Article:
Clear the Air: The Truth About E-Cigarettes, Vaping and Smoking

Clear the Air: The Truth About E-Cigarettes, Vaping and Smoking

Many people, mostly teens and young adults, think e-cigs are cool or a healthier choice than smoking cigarettes. Whether they look like cigarettes, pipes, pens or lipstick holders, they all use a vapor to deliver nicotine without tobacco. This vapor sparked the use of “vape” and “vaping” instead of smoking.

Is Vaping Safer?

Some say e-cigs are safer than regular cigarettes. Health experts don’t agree. Most vape devices hold nicotine. Nicotine is addictive and one vaping dose can have as much nicotine as 20 regular cigarettes.

E-cig vapor has harmful chemicals and metals. It’s been linked to lung injuries. Research shows exposure to secondhand vapor can be dangerous for others.

Can Vaping Help You Quit Smoking? 

Smokers who want to quit may think vaping can help them give up cigarettes. In reality, vaping makes it harder. Studies show vaping is just as addictive as smoking cigarettes. Plus, vape tools are not approved by the U.S. Food and Drug Administration leaving site icon as a quit aids.

If you’re trying to quit smoking, ask your doctor about nicotine replacement products and other proven tools that can. For more tips, visit leaving site icon

Are They making a New Generation of Smokers?

Many children and teens who weren’t smokers have started vaping. This may raise their risk of smoking tobacco later on in life.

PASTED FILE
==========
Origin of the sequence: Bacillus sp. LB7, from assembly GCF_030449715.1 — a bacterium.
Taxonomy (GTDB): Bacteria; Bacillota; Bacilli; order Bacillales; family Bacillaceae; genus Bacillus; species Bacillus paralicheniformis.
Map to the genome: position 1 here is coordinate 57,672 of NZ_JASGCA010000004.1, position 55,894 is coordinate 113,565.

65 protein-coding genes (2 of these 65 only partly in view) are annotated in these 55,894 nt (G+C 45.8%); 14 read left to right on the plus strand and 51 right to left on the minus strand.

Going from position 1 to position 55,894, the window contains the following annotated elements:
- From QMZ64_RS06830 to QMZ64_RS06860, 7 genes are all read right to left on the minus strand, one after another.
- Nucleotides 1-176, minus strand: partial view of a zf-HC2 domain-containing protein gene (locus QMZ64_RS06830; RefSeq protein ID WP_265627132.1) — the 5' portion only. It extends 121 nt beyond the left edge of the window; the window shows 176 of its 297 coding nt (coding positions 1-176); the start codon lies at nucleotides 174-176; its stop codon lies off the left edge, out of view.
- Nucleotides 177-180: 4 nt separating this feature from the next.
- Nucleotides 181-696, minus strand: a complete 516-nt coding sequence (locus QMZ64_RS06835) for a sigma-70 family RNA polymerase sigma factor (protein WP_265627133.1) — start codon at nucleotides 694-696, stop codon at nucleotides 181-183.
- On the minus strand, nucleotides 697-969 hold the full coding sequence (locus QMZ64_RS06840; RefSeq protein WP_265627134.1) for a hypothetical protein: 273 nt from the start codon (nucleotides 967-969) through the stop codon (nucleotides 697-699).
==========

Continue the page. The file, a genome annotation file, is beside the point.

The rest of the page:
The Centers for Disease Control and Prevention leaving site icon report more than two million high school and middle school students used e-cigarettes in 2021. They are now more popular among teens than traditional cigarettes.

The figures are concerning since nearly all e-cigs have nicotine — even those that say they don’t. Along with being addictive, nicotine harms health — including brain growth in adolescents.

Be Careful

The vaping trade is unregulated. E-cigarette makers don’t have to follow the strict standards set for cigarette firms. Anti-smoking advocates are also worried about products aimed at young people, like fruity vape flavors.

It’s hard to know exactly how much nicotine and other chemicals are in e-cigs. It’s safest not to put them into clear air — or healthy lungs.

Sources:  Facts about E-Cigarettes, leaving site icon Food and Drug Administration, 2023;  5 Vaping Facts You Need to Know, leaving site icon Johns Hopkins Medicine; E-Cigarette Use Among Middle and High School Students – National Youth Tobacco Study, United Statesleaving site icon Centers for Disease Control and Prevention, 2021; New Study Shows Kid-Friendly Flavors Drove Big Increase in E-Cigarette Sales Since 2020 – To Protect Kids, FDA Must Eliminate All Flavored E-Cigarettes, leaving site icon Campaign for Tobacco-Free Kids, 2023.

Originally published 11/17/2015; Revised 2019, 2022, 2023